According to the Wall Street Journal, Detusche Bank lost $150 million on the move. The Journal also reported that Barclays lost tens of millions.

It was expected that smaller businesses would feel the pain of this sudden, volatile shift. Business Insider’s Mike Bird reported that UK-based FX broker Alpari just announced that is has entered insolvency.

From Alpari’s announcement:

The recent move on the Swiss franc caused by the Swiss National Bank’s unexpected policy reversal of capping the Swiss franc against the euro has resulted in exceptional volatility and extreme lack of liquidity. This has resulted in the majority of clients sustaining losses which has exceeded their account equity. Where a client cannot cover this loss, it is passed on to us. This has forced Alpari (UK) Limited to confirm today, 16/01/15, that it has entered into insolvency.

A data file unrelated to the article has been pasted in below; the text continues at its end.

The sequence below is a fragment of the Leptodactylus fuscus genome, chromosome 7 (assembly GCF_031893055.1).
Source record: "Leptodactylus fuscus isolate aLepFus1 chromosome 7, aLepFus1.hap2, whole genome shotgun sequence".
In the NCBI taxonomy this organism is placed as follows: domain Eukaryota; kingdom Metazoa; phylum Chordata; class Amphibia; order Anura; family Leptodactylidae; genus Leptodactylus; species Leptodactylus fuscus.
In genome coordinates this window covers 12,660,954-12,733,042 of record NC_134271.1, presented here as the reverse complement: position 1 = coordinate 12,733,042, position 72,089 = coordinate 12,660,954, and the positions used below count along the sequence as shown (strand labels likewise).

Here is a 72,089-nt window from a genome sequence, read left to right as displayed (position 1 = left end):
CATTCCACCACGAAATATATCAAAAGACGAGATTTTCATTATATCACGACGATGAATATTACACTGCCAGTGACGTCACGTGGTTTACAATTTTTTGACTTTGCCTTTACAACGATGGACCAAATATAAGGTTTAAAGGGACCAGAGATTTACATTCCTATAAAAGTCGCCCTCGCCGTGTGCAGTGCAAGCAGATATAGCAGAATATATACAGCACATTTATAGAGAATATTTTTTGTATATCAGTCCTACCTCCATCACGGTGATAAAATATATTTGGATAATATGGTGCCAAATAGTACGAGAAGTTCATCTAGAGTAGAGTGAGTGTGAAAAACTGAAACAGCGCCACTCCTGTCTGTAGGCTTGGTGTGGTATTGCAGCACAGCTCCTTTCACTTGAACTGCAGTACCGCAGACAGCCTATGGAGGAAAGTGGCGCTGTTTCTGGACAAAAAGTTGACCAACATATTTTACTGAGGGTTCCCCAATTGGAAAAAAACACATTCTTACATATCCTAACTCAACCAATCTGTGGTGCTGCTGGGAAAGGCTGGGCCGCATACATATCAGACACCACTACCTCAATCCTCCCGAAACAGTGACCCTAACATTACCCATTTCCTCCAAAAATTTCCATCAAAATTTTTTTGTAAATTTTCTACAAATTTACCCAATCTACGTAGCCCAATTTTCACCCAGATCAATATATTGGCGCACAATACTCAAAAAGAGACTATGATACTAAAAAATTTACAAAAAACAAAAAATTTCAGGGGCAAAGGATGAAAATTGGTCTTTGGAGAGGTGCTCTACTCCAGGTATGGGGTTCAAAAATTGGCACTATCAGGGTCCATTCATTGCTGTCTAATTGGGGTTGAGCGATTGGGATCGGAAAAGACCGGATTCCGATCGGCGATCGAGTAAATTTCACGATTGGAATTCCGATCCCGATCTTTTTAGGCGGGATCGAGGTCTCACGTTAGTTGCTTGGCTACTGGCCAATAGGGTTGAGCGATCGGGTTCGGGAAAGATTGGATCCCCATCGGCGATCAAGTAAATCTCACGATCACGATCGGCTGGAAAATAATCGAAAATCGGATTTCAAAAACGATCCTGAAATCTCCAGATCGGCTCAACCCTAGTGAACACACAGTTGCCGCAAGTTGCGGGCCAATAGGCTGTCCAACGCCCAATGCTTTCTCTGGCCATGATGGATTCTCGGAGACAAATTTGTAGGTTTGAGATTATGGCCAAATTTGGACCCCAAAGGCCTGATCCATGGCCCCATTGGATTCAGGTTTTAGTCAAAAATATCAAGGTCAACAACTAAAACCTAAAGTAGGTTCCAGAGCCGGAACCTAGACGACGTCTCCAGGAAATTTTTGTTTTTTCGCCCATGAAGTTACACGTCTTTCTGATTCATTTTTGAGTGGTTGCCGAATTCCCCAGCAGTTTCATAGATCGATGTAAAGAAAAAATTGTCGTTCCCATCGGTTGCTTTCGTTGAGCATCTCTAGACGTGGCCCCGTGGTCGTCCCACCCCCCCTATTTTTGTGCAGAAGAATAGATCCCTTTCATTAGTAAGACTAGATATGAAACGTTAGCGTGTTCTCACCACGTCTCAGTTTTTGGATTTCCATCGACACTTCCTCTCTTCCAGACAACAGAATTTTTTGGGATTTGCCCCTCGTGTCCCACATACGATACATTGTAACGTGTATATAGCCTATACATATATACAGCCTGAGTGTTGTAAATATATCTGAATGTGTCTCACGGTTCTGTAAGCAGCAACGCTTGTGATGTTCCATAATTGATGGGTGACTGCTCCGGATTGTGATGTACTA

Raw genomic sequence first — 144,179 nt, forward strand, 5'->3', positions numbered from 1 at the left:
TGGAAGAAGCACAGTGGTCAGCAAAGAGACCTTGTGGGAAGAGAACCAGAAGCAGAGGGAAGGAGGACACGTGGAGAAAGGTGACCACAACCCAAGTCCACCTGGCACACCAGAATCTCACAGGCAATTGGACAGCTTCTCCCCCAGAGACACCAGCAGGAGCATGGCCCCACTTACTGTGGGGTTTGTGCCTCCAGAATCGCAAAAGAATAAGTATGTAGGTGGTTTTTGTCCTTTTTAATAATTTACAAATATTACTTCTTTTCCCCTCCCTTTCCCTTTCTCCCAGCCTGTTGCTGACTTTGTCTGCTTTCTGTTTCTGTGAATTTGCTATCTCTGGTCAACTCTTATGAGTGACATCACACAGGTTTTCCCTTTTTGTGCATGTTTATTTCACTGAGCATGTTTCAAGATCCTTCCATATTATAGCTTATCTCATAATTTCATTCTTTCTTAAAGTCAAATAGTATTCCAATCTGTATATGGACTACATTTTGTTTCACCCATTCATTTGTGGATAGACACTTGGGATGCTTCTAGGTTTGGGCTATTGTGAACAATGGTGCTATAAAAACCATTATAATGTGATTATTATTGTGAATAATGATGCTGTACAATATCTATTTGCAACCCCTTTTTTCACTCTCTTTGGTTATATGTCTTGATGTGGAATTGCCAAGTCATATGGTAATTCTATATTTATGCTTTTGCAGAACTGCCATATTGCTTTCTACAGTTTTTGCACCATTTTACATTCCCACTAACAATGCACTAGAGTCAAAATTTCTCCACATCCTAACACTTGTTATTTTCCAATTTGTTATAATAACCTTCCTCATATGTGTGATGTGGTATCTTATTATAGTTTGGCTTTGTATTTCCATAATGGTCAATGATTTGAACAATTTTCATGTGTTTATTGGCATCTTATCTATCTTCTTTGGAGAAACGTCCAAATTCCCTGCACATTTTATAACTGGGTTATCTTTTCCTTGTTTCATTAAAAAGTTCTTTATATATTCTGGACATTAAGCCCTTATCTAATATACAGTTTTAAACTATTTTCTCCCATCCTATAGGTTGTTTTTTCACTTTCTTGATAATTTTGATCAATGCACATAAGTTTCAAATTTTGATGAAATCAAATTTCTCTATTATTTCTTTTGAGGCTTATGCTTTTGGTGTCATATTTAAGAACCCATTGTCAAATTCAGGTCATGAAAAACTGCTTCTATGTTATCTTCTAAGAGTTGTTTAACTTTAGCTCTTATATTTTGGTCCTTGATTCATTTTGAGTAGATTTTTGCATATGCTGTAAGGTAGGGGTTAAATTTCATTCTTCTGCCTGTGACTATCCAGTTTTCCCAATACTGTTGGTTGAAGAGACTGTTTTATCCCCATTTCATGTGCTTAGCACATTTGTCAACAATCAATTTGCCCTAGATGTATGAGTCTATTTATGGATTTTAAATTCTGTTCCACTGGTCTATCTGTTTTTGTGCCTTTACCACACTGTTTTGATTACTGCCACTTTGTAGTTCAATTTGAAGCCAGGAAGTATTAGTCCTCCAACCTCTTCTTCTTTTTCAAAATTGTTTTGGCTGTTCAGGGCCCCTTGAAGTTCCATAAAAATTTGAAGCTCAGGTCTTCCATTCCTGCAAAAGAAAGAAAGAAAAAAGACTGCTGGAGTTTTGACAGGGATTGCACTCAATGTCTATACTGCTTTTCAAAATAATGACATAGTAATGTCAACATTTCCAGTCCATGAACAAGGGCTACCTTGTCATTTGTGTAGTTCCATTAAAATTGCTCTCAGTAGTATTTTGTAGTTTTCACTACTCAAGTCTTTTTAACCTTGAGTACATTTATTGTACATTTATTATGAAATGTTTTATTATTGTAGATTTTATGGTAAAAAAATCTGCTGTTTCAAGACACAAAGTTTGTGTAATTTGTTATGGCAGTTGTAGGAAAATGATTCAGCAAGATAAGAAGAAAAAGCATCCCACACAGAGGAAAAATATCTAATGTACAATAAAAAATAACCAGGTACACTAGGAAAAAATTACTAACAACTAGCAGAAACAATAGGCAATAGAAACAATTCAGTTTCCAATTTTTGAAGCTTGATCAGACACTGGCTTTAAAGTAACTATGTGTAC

Casualties continued to roll in. Foreign-exchange brokers who had relied on the stability of the Swiss franc, which until Wednesday was pegged to the euro, were taken by surprise when the Swiss National Bank abolished its controls, and millions of dollars were lost at firms around the world.

The UK-based FX broker Alpari just announced it had entered insolvency. Here’s what it said:

The recent move on the Swiss franc caused by the Swiss National Bank’s unexpected policy reversal of capping the Swiss franc against the euro has resulted in exceptional volatility and extreme lack of liquidity. This has resulted in the majority of clients sustaining losses which has exceeded their account equity. Where a client cannot cover this loss, it is passed on to us. This has forced Alpari (UK) Limited to confirm today, 16/01/15, that it has entered into insolvency.